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The [[FramingDevice frame]] {{fram|ingDevice}}e for the story cycle is the tale of King Shahryar and Scheherazade. The King's first wife had cheated on him, so he had her executed. Then, feeling that no woman could be trusted, he hit upon a plan only [[TheCaligula a powerful and insane tyrant]] could pull off: He'd marry a woman, spend the night with her, and then, in the morning, send her off to the royal Wazir (aka vizier) to be executed. No woman would ever betray him again!



* CanonImmigrant: Many of the stories do not appear in the earliest manuscripts. This includes three of the most famous tales in the series -- "SinbadTheSailor," "[[Literature/{{Aladdin}} Aladdin and his Wonderful Lamp]]," and "Literature/AliBabaAndTheFortyThieves." "Aladdin" and "Ali Baba" for their part do not appear in any manuscript or copy before [[http://en.wikipedia.org/wiki/Antoine_Galland Antoine Galland's]] translation. In Burton's translation, only "Sinbad" makes the main collection; "Aladdin" and "Ali Baba" are relegated to the supplemental volumes.

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* CanonImmigrant: Many of the stories do not appear in the earliest manuscripts. This includes three of the most famous tales in the series -- "SinbadTheSailor," "Literature/SinbadTheSailor," "[[Literature/{{Aladdin}} Aladdin and his Wonderful Lamp]]," and "Literature/AliBabaAndTheFortyThieves." "Aladdin" and "Ali Baba" for their part do not appear in any manuscript or copy before [[http://en.wikipedia.org/wiki/Antoine_Galland Antoine Galland's]] translation. In Burton's translation, only "Sinbad" makes the main collection; "Aladdin" and "Ali Baba" are relegated to the supplemental volumes.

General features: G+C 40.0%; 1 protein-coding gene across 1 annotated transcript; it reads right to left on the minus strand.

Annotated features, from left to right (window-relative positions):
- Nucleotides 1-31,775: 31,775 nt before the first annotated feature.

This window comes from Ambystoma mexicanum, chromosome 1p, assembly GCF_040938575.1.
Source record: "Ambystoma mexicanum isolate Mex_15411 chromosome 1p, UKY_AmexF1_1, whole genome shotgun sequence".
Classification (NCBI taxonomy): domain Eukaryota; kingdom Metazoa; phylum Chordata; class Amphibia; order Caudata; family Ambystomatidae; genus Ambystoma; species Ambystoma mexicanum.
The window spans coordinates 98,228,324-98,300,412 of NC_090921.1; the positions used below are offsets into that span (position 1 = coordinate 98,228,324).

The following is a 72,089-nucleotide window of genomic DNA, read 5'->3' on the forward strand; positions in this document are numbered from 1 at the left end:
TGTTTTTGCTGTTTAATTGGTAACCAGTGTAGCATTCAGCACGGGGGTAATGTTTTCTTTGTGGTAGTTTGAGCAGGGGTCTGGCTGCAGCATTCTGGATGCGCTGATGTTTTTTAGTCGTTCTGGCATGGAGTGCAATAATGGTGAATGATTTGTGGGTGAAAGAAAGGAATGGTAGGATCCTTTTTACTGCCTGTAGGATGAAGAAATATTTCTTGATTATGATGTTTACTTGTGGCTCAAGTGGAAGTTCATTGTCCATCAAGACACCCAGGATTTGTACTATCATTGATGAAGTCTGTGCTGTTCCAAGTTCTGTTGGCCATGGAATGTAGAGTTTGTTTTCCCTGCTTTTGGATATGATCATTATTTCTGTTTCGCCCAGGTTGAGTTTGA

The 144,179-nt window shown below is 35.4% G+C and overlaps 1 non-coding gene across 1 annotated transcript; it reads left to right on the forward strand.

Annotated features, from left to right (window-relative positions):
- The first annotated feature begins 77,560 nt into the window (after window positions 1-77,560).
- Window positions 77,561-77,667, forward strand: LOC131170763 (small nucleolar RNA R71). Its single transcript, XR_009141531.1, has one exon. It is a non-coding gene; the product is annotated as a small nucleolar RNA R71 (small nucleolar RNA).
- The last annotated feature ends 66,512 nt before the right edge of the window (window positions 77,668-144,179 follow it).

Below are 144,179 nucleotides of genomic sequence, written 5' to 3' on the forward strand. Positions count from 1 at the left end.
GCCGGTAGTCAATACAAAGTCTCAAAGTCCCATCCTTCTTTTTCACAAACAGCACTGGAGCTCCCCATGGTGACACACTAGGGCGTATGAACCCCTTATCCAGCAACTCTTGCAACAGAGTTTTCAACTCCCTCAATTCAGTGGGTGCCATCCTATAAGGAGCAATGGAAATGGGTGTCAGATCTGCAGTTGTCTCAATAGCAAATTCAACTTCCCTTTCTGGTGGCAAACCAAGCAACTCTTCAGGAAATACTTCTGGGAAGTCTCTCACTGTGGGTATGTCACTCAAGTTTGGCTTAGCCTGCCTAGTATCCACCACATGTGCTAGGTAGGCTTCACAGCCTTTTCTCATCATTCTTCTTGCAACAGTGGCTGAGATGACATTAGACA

* ''TabletopGames/{{GURPS}} Arabian Nights'' takes the title as the jumping-off place for an extended discussion of the depiction of medieval Islamic culture, society, and myths and stories in {{Tabletop RPG}}s.

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* ''TabletopGames/{{GURPS}} ''TabletopGame/{{GURPS}} Arabian Nights'' takes the title as the jumping-off place for an extended discussion of the depiction of medieval Islamic culture, society, and myths and stories in {{Tabletop RPG}}s.


* ''TabletopGames/{{GURPS}} Arabian Nights'' takes the title as the jumping-off place for an extended discussion of the depiction of medieval Islamic culture, society, and myths and stories in {{tabletop|Games}} roleplaying games.

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* ''TabletopGames/{{GURPS}} Arabian Nights'' takes the title as the jumping-off place for an extended discussion of the depiction of medieval Islamic culture, society, and myths and stories in {{tabletop|Games}} roleplaying games.{{Tabletop RPG}}s.

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* ''TabletopGames/{{GURPS}} Arabian Nights'' takes the title as the jumping-off place for an extended discussion of the depiction of medieval Islamic culture, society, and myths and stories in {{tabletop|Games}} roleplaying games.

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** In "King Yunan and the Sage Duban," the king is convinced by the evil vizier that the Sage Duban was an enemy spy, and that he could kill the king by poisoning anything he touched. The King has the Sage captured and is about to kill him, when the Sage hastily says he possesses a book that will allow the king to ask his severed head for advice. The King is intrigued, and lets the sage go get the book...[[WhatAnIdiot which the sage then poisons, killing the king]].